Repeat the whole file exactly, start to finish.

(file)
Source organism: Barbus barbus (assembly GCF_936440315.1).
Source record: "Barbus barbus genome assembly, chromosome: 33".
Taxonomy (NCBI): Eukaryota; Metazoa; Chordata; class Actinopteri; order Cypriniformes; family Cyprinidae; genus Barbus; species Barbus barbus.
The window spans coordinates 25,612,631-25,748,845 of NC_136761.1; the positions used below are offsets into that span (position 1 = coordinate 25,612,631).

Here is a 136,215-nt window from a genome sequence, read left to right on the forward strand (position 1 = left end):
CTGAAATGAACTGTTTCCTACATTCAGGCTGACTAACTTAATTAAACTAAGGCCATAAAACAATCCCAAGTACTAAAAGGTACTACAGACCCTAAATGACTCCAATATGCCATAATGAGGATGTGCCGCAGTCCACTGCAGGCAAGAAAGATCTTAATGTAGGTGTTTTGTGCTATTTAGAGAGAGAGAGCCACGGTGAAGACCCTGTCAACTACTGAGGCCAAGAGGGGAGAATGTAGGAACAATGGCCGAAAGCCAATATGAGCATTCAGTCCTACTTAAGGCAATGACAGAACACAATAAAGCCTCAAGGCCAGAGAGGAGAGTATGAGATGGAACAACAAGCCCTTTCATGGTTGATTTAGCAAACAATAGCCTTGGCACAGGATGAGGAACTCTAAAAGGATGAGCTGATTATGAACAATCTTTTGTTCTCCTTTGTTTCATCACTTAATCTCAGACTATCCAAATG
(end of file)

Source organism: Barbus barbus (assembly GCF_936440315.1).
Source record: "Barbus barbus genome assembly, chromosome: 33".
Taxonomy (NCBI): Eukaryota; Metazoa; Chordata; class Actinopteri; order Cypriniformes; family Cyprinidae; genus Barbus; species Barbus barbus.
The window spans coordinates 25,612,631-25,748,845 of NC_136761.1; the positions used below are offsets into that span (position 1 = coordinate 25,612,631).

Here is a 136,215-nt window from a genome sequence, read left to right on the forward strand (position 1 = left end):
CTGAAATGAACTGTTTCCTACATTCAGGCTGACTAACTTAATTAAACTAAGGCCATAAAACAATCCCAAGTACTAAAAGGTACTACAGACCCTAAATGACTCCAATATGCCATAATGAGGATGTGCCGCAGTCCACTGCAGGCAAGAAAGATCTTAATGTAGGTGTTTTGTGCTATTTAGAGAGAGAGAGCCACGGTGAAGACCCTGTCAACTACTGAGGCCAAGAGGGGAGAATGTAGGAACAATGGCCGAAAGCCAATATGAGCATTCAGTCCTACTTAAGGCAATGACAGAACACAATAAAGCCTCAAGGCCAGAGAGGAGAGTATGAGATGGAACAACAAGCCCTTTCATGGTTGATTTAGCAAACAATAGCCTTGGCACAGGATGAGGAACTCTAAAAGGATGAGCTGATTATGAACAATCTTTTGTTCTCCTTTGTTTCATCACTTAATCTCAGACTATCCAAATG